Wednesday, February 17, 2010

Lent; or, The Two Week Wait

Today is the start of Lent, and in an hour or so I will go to church to get my ashes. Today is a day of fasting, which I always try to keep, even though I know my energy will be flagging by my 4:15 class tonight. Beginning today I won't eat meat until Easter--and this year I'm going to give up alcohol, as well.

Every year I think to myself I should, and every year I find some reason why I can't (a wedding or big party in the middle of Lent; or last year the thought that I would be pregnant soon, so I needed to enjoy drinking while I could). This year I have no excuses. I've got no parties to worry about, and I'm pretty sure I won't mind having missed a few weeks of potential drinking if I get pregnant shortly after Easter.

I'm also going to try to do something about my attitude. I think I've healed emotionally and psychologically tremendously in the past three months, but I still have too many self-pitying days, too many days of fatalistic negativity, and far too much jealousy of my friends' babies and my sister-in-law's pregnancy. There isn't a need to "make amends" because I don't think these people realize the anger and frustration I feel so often. But I need to make amends to myself, to reassure myself that I'm not a bitter person, that I can feel happiness for others while sadness for myself.

So-- I'm going to do one nice thing for a pregnant person or new mother each week as part of my Lenten sacrifice. This might be an e-mail or phone call when I'm really not feeling up to it (as sad as my miscarriage makes me, I know they are preoccupied and stressed by motherhood). It might be a donation of clothing or time or money to an organization that benefits indigent pregnant women and mothers in the city. I'll do something to try to give love out instead of envy.

Lent is 40 days (plus Sundays) of waiting and preparation, and I have started a waiting period of my own. As I'm pretty sure this is my first time ovulating since October, I'm in my first real two-week wait since the miscarriage. I've had two days of a temp rise and am waiting for crosshairs on Fertility Friend before I post my chart. After all my moaning and fit pitching, we had decently timed sex in the end. And now there's a full blown Mind Fetus residing in my uterus, a boy or girl with a November birthday, a name, and a very happy life all planned out by his or her mother.

I hate that I'm feeling so excited and positive about this cycle, because I know I'll only feel it the worse when my period inevitably shows.

But wouldn't it be lovely to live an easy life like that?

Sunday, February 14, 2010

Happy Valentines Day!; or, Come On Girls, You Can Do It

My Dear Ovaries,

I just adore the unexpected Valentine's Day gift I found you'd left me this morning. Two Peaks in a row? How thoughtful! I haven't seen one of those since early October.

You're really just far too generous.

I feel awful that I have nothing in return. But if you're in a giving mood and can throw in some sex tonight and a temp rise tomorrow I'll do my best to reward you with nine or so months off.

And seriously, ladies. I know how lazy you are.

Your friend,

Secret Sloper

Thursday, February 11, 2010

Updates; or Odds and Ends

A huge and hearty THANK YOU to everyone who commented on yesterday's post or e-mailed with advice. You have made me feel less alone, less like one half of the freakish couple with sex problems. Taking some of your suggestions to heart, I had a calm, difficult, but loving and productive chat with Lawyer Guy last night before bed, and we have made some decisions about what to do to make this process less stressful on both of us.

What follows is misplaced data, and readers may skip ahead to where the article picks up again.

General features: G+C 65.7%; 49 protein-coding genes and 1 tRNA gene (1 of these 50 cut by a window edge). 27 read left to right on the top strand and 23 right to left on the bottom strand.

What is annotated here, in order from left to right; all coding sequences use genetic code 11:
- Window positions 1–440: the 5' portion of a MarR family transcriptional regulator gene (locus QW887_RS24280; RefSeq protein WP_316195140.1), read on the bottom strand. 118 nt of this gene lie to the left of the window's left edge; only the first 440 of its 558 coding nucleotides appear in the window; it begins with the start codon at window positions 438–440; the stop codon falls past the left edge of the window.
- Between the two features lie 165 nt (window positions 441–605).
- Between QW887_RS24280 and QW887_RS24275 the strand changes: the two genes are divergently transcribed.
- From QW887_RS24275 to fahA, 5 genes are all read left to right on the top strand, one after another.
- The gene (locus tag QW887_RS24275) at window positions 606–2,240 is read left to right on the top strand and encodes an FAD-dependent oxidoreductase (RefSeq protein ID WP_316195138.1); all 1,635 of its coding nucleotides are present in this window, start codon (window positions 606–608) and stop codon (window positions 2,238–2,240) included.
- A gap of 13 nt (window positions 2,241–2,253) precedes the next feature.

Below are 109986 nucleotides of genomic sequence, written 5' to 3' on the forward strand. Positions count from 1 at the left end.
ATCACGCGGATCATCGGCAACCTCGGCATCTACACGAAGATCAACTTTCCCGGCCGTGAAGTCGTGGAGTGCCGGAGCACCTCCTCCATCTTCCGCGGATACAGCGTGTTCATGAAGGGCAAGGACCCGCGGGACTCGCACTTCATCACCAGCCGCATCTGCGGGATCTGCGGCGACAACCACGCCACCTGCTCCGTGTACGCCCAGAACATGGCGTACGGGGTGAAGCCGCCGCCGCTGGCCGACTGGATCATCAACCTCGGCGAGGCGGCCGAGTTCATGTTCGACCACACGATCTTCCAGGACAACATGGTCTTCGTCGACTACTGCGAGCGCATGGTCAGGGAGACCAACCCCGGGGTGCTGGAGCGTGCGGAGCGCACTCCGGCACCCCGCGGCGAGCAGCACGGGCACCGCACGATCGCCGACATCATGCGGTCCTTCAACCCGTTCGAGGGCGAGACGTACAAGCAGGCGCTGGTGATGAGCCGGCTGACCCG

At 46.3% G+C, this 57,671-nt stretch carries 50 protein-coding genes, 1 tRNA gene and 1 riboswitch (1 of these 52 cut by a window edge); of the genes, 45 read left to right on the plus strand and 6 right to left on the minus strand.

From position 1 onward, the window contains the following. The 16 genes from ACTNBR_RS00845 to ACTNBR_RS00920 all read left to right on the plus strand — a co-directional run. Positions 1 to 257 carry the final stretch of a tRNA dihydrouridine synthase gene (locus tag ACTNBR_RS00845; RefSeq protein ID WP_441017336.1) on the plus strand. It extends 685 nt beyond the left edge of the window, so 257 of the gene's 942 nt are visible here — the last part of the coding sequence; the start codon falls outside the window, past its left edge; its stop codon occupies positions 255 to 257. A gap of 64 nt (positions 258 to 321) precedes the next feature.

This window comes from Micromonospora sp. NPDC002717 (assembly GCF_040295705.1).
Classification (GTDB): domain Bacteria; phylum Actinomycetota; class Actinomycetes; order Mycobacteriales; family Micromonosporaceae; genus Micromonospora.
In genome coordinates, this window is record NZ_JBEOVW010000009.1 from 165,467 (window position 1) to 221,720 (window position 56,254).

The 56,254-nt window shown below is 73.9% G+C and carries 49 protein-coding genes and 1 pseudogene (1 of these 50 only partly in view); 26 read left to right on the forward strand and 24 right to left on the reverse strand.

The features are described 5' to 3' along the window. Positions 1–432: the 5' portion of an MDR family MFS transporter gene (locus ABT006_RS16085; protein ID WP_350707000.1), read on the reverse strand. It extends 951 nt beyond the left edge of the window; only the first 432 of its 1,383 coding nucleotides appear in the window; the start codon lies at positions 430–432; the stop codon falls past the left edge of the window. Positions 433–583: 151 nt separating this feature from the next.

Rereading my post, I'm struck by the anger in my tone. Truthfully, I do not usually feel that way about my husband, not even around this issue. I suppose that's why the feeling shocks me so much when it springs up in the aftermath of a difficult moment--I am pretty much the least anger-prone person alive. I'm in a much better headspace today (probably as a result of our good conversation last night) and am back to my usual loving self.

Also, out of respect to my husband, I won't be discussing this issue again. He knows of my blog and has agreed not to read it, but I still feel some guilt about sharing a concern of his that he would NOT like the world to hear about (that was a pretty constant refrain as we talked about our husbands, wasn't it? If only they could all get together and have this chat). So know that I appreciate your advice and support and that he and I are working on this as we move forward.

* * *
I've been through the wringer the last few months with trying to get the tissue test results back on the m&m following our d&c. Unreturned phone calls, misleading information, multiple calls to multiple doctors offices. I thought the situation was FINALLY resolved yesterday when I called my office to get the results (12 weeks after the procedure). And yet another road block has been put in my way: I never signed a release form for the office that performed the d&c to send the results to my regular doctor's office. And I never signed a form because they never told me to or gave me a form to sign! And it took a month and a half for them to let me know this (the results were in after 6 weeks)!

Now I need to fax a letter giving them permission to release the forms, wait for them to send the forms to my doctor, and I'm sure hurdle over another carpenter's horse before I learn what made us lose our baby. At this point, it's not even about the results, which I doubt will be all that informative, surprising, or helpful. It's the principal of the thing--don't make a grieving non-mother wait a FULL TRIMESTER to put her dead baby to rest.